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Source: Office for the Coordination of Humanitarian Affairs (OCHA)
30 June 2004



P.O. Box 38712 East Jerusalem
Phone: (972) 2 – 5829962 / 5825853, Fax: (972) 2 – 5825841,


The Humanitarian Monitoring Report is produced monthly by the Office for the Coordination of Humanitarian Affairs (OCHA). It draws on information from the Access, Closure and Information System (ACIS), among other data sources that humanitarian agencies have submitted to OCHA. The report is provided to the Task Force on Project Implementation (TFPI) as a basis for discussions with the government of Israel. It is available on the website (

UN Secretary-General Kofi Annan appointed Ms Catherine Bertini as his Personal Humanitarian Envoy to address the humanitarian needs arising from the ongoing Israeli-Palestinian conflict since September 2000. Ms Bertini was requested to assess the nature and scale of the humanitarian needs, and to clarify the respective responsibilities of all actors with regard to humanitarian needs.

This report monitors the humanitarian commitments made by the government of Israel to Ms Bertini during a mission to the region from 12 to 19 August 2002. It concluded that there were serious humanitarian problems linked to the ongoing conflict and, specifically, to the measures implemented by the government of Israel to safeguard its citizens from Palestinian attacks.

These security measures, including curfews, closures and roadblocks, led to a crisis of access and mobility, instigating a drastic decline in the Palestinian economy. A large part of the Palestinian population has difficulty accessing basic services such as health and education. Humanitarian service providers such as UN agencies, NGOs, the Palestinian Red Crescent Society (PRCS) and Palestinian Ministry of Health (MoH) ambulances, have experienced problems providing assistance and services to beneficiaries.

Water Facilitation of International Humanitarian Organisations Additional Commitments
On previous occasions, the government of Israel has made the following commitments, which were confirmed to the mission:

Executive Summary
Palestinian and UNRWA ambulance operators reported a total of 38 humanitarian access incidents (compared to 93 in May 2004) in which the provision of first aid and/or medical evacuations was delayed, obstructed and/or prevented by the IDF. Of the recorded incidents in June, 11 involved denials of access, 20 involved delays, six were reports of shooting/damage to an ambulance and one involved a situation where a medical crew was detained for two days.

The Rafah Terminal remained closed to all Palestinians between 16 and 35 years of age, a situation that is ongoing. At the Rafah Terminal, ambulances must transfer patients through the “back-to-back” method, in which patients are transferred from the rear of one vehicle to the rear of another. Due to closures and other restrictions imposed at the Rafah Terminal, the number of patients crossing there has reduced significantly. However, some restrictions were eased on emergency medical cases for treatment in Israel.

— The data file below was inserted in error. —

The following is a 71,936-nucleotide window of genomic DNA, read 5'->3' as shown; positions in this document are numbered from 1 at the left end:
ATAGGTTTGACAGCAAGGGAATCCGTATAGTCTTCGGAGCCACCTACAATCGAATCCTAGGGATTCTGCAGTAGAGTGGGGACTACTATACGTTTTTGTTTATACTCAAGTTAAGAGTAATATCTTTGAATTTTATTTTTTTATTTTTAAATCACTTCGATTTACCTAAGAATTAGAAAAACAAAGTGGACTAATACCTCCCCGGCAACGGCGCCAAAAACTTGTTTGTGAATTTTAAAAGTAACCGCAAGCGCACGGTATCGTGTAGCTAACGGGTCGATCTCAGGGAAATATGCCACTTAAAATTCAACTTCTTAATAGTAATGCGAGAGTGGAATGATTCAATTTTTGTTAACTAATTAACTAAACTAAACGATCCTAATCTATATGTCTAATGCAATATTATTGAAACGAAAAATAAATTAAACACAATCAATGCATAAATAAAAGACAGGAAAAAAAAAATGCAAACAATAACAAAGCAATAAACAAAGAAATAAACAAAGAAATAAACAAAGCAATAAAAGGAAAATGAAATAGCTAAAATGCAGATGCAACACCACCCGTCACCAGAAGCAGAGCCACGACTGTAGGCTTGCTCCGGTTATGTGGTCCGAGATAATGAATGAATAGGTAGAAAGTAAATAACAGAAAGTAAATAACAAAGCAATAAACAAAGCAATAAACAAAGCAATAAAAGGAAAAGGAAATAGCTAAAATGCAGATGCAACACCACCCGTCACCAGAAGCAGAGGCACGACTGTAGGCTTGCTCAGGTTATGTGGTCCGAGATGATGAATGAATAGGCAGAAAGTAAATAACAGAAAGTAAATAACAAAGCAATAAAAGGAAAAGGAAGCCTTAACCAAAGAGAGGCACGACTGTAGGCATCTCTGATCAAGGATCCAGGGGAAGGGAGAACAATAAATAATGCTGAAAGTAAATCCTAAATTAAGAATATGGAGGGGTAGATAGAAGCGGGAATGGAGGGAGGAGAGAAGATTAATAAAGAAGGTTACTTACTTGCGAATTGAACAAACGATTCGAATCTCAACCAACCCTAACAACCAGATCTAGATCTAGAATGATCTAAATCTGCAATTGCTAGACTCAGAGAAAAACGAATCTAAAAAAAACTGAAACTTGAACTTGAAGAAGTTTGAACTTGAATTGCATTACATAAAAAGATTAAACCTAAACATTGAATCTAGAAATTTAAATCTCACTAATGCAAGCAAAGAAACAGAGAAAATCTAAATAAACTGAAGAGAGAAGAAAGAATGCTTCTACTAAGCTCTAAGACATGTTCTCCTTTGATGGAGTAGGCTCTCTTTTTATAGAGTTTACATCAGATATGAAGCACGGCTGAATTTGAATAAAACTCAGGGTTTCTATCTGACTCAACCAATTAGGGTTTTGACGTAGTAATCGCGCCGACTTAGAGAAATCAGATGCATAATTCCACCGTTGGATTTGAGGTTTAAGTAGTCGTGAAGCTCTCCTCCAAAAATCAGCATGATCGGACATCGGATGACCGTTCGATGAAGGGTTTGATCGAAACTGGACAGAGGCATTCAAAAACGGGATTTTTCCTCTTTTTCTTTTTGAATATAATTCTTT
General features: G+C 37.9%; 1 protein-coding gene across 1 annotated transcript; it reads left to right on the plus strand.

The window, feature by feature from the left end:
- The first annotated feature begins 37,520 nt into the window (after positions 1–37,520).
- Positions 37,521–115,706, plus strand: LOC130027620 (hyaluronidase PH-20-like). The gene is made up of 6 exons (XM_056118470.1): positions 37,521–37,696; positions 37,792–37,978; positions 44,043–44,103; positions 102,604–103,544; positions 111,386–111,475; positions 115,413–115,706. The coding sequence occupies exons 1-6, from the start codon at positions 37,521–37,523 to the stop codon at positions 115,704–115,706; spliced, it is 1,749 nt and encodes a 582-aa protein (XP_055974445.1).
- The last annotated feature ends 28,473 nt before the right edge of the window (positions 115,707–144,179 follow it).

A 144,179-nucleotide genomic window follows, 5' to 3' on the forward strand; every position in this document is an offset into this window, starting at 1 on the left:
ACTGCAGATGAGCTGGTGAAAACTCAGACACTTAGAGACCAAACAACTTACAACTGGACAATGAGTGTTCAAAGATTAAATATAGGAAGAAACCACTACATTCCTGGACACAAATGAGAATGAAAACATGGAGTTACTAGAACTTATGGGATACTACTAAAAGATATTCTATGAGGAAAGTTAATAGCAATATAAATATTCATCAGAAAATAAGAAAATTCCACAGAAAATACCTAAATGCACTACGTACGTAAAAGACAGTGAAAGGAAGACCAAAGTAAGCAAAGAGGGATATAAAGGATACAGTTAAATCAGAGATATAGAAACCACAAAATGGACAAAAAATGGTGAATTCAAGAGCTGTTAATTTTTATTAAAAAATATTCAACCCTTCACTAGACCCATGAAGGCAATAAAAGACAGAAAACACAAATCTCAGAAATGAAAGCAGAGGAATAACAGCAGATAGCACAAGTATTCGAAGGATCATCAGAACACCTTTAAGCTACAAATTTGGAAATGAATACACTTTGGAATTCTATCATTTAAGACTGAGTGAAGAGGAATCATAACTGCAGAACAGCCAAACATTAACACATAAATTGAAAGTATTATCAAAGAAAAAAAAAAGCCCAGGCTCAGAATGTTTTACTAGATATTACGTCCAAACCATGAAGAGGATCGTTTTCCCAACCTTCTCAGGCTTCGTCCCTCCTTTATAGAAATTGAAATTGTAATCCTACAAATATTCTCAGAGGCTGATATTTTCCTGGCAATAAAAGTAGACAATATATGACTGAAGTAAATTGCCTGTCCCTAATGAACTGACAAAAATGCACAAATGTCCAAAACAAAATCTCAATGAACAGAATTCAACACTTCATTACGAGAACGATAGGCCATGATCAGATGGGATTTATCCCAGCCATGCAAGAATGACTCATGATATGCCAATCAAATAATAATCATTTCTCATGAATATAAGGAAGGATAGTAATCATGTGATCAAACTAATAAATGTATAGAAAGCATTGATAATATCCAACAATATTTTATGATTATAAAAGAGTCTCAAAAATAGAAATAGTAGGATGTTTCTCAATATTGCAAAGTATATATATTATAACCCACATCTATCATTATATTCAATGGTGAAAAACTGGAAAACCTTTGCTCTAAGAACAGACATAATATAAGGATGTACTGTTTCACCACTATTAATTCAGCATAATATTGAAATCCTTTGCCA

A preliminary UN inter-agency assessment indicated that between 10 and 40% of Rafah's water network was damaged during the Israeli May 2004 incursion by security forces in Gaza. The poor state of Rafah’s infrastructure caused public health problems even before recent demolitions occurred.

Facilitation of International Humanitarian Organisations
In June, international relief agencies filed some 76 incident reports, compared to 151 in May, in which the delivery of aid and/or the movement of personnel was obstructed by the IDF or Israeli Border Police. Most incidents reported included access delays or denials of access by the IDF of international organisations’ mandates, privileges and immunities.

Additional Commitments
Restrictions remain over a large stretch of the Gaza coastline. Boats are permitted travel up to 6 nautical miles between Deir El Balah and to the north of Gaza City. However, since 19 October 2003, no fishing has been permitted from the Al Mawasi coast to the south of Deir el Balah.

While there has been a notable increase in the volume of exports leaving Gaza, imports still remain at significantly low levels when compared to the first quarter of 2004. And while Erez reopened in June for the longest period since March, the number of workers entering Israel and the industrial estate are now in the hundreds compared to the thousands crossing in the first quarter of the year.

The accumulative effect of such a prolonged closure when compounded with the potential number of lost working days represents a significant loss of income to the local economy.

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